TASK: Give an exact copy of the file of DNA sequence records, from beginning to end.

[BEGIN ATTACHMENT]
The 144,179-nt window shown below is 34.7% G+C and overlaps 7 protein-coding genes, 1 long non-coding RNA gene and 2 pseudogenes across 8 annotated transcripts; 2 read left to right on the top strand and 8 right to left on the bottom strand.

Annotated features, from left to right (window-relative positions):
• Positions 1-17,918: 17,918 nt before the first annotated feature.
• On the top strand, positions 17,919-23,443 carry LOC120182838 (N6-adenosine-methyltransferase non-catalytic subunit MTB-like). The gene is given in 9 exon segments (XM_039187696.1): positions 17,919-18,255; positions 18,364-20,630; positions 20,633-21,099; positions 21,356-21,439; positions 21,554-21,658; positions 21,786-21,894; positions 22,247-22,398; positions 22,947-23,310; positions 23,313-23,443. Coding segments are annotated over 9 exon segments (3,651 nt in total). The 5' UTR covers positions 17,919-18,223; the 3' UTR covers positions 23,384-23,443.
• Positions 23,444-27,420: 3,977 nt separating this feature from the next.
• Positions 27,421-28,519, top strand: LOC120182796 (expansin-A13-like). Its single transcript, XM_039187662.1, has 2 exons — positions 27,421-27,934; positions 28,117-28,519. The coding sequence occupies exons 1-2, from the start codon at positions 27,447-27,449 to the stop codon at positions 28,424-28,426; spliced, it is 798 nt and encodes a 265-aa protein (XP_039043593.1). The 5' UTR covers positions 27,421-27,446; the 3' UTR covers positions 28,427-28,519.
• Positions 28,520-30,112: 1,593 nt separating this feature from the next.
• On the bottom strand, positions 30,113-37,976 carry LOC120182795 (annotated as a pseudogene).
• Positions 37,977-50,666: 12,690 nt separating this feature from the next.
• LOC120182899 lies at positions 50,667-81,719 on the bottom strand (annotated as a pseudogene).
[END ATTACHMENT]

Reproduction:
The 144,179-nt window shown below is 34.7% G+C and overlaps 7 protein-coding genes, 1 long non-coding RNA gene and 2 pseudogenes across 8 annotated transcripts; 2 read left to right on the top strand and 8 right to left on the bottom strand.

Annotated features, from left to right (window-relative positions):
• Positions 1-17,918: 17,918 nt before the first annotated feature.
• On the top strand, positions 17,919-23,443 carry LOC120182838 (N6-adenosine-methyltransferase non-catalytic subunit MTB-like). The gene is given in 9 exon segments (XM_039187696.1): positions 17,919-18,255; positions 18,364-20,630; positions 20,633-21,099; positions 21,356-21,439; positions 21,554-21,658; positions 21,786-21,894; positions 22,247-22,398; positions 22,947-23,310; positions 23,313-23,443. Coding segments are annotated over 9 exon segments (3,651 nt in total). The 5' UTR covers positions 17,919-18,223; the 3' UTR covers positions 23,384-23,443.
• Positions 23,444-27,420: 3,977 nt separating this feature from the next.
• Positions 27,421-28,519, top strand: LOC120182796 (expansin-A13-like). Its single transcript, XM_039187662.1, has 2 exons — positions 27,421-27,934; positions 28,117-28,519. The coding sequence occupies exons 1-2, from the start codon at positions 27,447-27,449 to the stop codon at positions 28,424-28,426; spliced, it is 798 nt and encodes a 265-aa protein (XP_039043593.1). The 5' UTR covers positions 27,421-27,446; the 3' UTR covers positions 28,427-28,519.
• Positions 28,520-30,112: 1,593 nt separating this feature from the next.
• On the bottom strand, positions 30,113-37,976 carry LOC120182795 (annotated as a pseudogene).
• Positions 37,977-50,666: 12,690 nt separating this feature from the next.
• LOC120182899 lies at positions 50,667-81,719 on the bottom strand (annotated as a pseudogene).